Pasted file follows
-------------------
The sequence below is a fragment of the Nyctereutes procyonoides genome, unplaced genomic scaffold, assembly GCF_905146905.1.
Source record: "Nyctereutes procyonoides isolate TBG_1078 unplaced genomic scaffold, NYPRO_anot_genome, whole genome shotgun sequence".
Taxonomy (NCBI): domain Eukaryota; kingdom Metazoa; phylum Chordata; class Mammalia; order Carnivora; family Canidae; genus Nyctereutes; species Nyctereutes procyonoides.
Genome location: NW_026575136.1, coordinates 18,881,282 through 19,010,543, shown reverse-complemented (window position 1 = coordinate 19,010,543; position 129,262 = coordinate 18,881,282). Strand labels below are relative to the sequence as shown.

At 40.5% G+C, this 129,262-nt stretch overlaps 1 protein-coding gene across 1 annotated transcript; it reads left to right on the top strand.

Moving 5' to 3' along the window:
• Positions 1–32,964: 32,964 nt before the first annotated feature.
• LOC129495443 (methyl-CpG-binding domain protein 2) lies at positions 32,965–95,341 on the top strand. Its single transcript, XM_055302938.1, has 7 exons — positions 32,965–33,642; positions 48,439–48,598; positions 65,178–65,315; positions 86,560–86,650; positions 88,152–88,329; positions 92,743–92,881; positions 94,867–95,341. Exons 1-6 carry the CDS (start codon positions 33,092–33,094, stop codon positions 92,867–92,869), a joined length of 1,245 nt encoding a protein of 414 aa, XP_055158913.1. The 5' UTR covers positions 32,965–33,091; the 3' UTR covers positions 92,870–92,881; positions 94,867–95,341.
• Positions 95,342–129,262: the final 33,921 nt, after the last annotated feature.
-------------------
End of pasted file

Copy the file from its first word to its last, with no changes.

The sequence below is a fragment of the Nyctereutes procyonoides genome, unplaced genomic scaffold, assembly GCF_905146905.1.
Source record: "Nyctereutes procyonoides isolate TBG_1078 unplaced genomic scaffold, NYPRO_anot_genome, whole genome shotgun sequence".
Taxonomy (NCBI): domain Eukaryota; kingdom Metazoa; phylum Chordata; class Mammalia; order Carnivora; family Canidae; genus Nyctereutes; species Nyctereutes procyonoides.
Genome location: NW_026575136.1, coordinates 18,881,282 through 19,010,543, shown reverse-complemented (window position 1 = coordinate 19,010,543; position 129,262 = coordinate 18,881,282). Strand labels below are relative to the sequence as shown.

At 40.5% G+C, this 129,262-nt stretch overlaps 1 protein-coding gene across 1 annotated transcript; it reads left to right on the top strand.

Moving 5' to 3' along the window:
• Positions 1–32,964: 32,964 nt before the first annotated feature.
• LOC129495443 (methyl-CpG-binding domain protein 2) lies at positions 32,965–95,341 on the top strand. Its single transcript, XM_055302938.1, has 7 exons — positions 32,965–33,642; positions 48,439–48,598; positions 65,178–65,315; positions 86,560–86,650; positions 88,152–88,329; positions 92,743–92,881; positions 94,867–95,341. Exons 1-6 carry the CDS (start codon positions 33,092–33,094, stop codon positions 92,867–92,869), a joined length of 1,245 nt encoding a protein of 414 aa, XP_055158913.1. The 5' UTR covers positions 32,965–33,091; the 3' UTR covers positions 92,870–92,881; positions 94,867–95,341.
• Positions 95,342–129,262: the final 33,921 nt, after the last annotated feature.